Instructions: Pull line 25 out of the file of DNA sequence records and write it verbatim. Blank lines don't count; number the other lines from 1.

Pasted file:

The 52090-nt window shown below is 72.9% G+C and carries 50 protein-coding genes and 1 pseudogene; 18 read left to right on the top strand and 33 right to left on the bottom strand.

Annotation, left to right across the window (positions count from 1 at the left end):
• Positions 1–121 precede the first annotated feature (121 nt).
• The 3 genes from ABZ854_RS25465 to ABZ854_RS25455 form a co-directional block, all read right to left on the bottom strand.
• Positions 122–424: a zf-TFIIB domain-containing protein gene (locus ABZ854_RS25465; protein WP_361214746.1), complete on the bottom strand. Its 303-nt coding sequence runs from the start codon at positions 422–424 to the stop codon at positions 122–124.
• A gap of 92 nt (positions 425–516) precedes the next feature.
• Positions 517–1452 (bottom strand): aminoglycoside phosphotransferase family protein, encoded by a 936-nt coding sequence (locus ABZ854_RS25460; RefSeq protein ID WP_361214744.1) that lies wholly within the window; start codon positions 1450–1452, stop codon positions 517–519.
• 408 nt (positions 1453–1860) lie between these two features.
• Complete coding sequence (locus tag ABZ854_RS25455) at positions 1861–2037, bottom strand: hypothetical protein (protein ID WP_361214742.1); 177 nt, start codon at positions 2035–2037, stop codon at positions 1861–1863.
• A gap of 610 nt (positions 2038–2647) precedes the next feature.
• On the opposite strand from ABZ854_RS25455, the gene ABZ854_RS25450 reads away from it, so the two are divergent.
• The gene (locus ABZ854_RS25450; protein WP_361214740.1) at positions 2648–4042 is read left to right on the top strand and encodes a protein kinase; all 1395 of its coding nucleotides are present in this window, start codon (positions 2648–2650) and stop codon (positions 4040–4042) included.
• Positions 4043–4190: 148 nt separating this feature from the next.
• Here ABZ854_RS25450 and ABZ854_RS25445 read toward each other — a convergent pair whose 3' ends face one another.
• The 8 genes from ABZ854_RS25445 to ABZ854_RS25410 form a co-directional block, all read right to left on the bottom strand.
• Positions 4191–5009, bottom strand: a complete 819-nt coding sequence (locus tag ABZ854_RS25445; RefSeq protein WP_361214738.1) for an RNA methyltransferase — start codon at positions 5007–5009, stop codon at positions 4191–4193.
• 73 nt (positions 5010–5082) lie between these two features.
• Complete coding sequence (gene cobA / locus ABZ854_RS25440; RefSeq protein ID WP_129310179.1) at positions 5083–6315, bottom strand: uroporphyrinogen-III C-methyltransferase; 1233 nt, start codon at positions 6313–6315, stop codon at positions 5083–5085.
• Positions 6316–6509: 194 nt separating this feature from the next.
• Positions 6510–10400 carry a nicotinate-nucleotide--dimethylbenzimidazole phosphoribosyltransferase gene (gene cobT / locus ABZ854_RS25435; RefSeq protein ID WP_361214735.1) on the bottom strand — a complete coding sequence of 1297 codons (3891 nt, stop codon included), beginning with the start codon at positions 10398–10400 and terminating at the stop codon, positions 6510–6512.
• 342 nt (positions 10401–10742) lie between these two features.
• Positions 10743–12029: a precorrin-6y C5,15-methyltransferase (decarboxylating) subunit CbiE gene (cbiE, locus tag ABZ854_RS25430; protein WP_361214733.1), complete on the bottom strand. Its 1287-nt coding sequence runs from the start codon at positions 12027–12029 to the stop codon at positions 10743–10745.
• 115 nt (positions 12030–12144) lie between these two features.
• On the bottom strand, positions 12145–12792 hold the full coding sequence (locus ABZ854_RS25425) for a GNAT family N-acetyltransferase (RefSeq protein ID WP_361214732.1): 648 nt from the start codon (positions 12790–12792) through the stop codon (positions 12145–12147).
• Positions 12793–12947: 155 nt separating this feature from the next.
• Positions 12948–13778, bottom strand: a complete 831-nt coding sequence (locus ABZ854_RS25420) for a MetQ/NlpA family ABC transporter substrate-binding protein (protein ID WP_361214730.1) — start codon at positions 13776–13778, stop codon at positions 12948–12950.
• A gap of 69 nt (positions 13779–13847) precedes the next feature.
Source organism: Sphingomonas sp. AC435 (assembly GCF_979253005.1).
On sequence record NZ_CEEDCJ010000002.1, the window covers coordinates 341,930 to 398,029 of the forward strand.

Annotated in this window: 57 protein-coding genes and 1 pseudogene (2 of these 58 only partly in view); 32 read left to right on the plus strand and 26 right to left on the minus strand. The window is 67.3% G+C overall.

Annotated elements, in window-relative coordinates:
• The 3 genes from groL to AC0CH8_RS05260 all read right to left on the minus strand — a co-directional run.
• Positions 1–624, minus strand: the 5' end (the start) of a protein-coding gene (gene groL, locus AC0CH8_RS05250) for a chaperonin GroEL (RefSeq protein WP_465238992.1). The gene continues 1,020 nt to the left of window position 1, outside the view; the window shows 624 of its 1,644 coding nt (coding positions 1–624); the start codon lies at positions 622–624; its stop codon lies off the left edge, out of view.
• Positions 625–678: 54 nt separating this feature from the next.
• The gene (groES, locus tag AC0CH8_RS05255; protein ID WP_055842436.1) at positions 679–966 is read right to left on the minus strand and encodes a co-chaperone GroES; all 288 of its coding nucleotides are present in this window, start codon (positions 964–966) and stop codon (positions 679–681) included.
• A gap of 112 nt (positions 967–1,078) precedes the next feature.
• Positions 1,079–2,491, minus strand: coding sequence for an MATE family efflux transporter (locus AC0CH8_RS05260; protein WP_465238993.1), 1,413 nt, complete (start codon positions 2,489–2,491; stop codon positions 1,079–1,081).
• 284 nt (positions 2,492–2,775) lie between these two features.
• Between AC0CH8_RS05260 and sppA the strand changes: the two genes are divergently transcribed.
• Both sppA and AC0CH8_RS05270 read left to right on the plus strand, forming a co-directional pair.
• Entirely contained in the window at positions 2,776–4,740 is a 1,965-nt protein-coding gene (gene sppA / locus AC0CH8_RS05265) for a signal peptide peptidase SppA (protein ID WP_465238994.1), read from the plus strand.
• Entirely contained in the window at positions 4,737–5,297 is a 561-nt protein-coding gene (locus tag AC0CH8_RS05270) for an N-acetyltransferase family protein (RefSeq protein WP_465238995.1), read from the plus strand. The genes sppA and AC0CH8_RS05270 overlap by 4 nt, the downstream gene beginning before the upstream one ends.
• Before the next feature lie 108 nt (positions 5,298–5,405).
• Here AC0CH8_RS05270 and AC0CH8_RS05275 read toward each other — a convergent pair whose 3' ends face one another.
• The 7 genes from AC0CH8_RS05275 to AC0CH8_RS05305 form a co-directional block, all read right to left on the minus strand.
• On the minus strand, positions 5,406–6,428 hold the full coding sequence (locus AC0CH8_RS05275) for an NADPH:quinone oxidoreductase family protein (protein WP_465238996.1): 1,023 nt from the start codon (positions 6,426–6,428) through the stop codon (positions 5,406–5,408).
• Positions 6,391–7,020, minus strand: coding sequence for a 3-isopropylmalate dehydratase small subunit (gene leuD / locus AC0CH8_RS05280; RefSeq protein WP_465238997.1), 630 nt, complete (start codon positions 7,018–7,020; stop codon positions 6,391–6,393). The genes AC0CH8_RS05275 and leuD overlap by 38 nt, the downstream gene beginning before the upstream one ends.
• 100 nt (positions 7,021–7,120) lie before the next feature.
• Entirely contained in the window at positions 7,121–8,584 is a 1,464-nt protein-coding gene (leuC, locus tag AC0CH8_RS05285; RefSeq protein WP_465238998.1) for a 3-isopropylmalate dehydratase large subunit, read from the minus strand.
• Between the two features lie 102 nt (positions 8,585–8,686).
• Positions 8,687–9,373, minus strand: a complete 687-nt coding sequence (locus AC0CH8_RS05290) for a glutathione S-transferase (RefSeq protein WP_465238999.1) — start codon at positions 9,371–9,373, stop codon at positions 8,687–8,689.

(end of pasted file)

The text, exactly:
• Positions 12793–12947: 155 nt separating this feature from the next.